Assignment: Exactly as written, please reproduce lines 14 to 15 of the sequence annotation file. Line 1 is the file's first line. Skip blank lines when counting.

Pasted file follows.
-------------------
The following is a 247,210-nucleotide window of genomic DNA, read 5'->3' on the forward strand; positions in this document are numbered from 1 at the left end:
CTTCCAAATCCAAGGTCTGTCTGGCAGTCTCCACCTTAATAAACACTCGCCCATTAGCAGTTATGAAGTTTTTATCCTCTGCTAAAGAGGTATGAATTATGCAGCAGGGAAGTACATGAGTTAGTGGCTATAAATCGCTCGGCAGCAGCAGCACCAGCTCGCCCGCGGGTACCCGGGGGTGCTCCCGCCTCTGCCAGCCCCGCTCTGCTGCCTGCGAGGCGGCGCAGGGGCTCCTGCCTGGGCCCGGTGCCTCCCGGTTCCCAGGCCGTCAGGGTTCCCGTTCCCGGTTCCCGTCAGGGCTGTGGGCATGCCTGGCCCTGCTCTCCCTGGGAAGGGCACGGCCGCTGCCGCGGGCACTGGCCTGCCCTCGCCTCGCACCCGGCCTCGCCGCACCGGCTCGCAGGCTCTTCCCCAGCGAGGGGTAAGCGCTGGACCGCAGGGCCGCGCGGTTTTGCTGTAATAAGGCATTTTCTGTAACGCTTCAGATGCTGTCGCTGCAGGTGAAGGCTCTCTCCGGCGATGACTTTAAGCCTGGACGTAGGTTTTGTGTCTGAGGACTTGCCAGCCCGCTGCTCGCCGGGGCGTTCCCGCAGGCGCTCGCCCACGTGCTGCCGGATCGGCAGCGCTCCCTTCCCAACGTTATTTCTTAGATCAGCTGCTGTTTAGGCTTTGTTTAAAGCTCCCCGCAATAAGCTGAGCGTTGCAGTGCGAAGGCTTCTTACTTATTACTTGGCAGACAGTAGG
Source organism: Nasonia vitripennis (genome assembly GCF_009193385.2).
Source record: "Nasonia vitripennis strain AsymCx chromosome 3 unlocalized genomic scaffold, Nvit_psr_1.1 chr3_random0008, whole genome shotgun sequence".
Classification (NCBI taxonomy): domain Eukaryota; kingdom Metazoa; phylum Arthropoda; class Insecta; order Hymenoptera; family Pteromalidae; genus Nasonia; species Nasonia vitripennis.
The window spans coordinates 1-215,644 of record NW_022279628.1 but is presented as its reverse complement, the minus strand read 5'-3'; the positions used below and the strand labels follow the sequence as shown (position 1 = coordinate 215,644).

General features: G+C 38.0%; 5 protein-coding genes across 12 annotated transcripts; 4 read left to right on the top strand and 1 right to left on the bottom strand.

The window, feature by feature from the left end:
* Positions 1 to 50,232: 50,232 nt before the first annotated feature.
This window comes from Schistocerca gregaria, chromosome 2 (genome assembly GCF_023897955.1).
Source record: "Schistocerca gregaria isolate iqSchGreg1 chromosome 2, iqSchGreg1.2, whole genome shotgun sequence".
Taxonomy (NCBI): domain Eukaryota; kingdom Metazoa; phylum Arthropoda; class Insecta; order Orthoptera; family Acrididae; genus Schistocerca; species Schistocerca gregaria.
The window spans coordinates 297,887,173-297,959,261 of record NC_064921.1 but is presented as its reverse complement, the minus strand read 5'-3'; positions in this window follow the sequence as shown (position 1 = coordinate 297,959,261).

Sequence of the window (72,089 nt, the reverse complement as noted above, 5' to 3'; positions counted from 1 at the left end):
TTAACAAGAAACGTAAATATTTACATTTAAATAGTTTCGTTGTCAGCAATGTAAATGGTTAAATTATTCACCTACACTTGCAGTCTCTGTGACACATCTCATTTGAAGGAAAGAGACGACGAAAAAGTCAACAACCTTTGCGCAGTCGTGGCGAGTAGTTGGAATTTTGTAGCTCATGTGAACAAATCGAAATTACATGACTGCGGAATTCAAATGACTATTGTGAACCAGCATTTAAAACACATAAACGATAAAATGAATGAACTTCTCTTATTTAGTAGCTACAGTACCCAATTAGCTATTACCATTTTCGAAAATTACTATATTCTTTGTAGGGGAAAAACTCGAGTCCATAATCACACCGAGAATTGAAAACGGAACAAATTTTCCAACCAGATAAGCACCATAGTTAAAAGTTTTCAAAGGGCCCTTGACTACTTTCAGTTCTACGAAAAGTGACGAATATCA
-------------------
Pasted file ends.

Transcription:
Sequence of the window (72,089 nt, the reverse complement as noted above, 5' to 3'; positions counted from 1 at the left end):
TTAACAAGAAACGTAAATATTTACATTTAAATAGTTTCGTTGTCAGCAATGTAAATGGTTAAATTATTCACCTACACTTGCAGTCTCTGTGACACATCTCATTTGAAGGAAAGAGACGACGAAAAAGTCAACAACCTTTGCGCAGTCGTGGCGAGTAGTTGGAATTTTGTAGCTCATGTGAACAAATCGAAATTACATGACTGCGGAATTCAAATGACTATTGTGAACCAGCATTTAAAACACATAAACGATAAAATGAATGAACTTCTCTTATTTAGTAGCTACAGTACCCAATTAGCTATTACCATTTTCGAAAATTACTATATTCTTTGTAGGGGAAAAACTCGAGTCCATAATCACACCGAGAATTGAAAACGGAACAAATTTTCCAACCAGATAAGCACCATAGTTAAAAGTTTTCAAAGGGCCCTTGACTACTTTCAGTTCTACGAAAAGTGACGAATATCA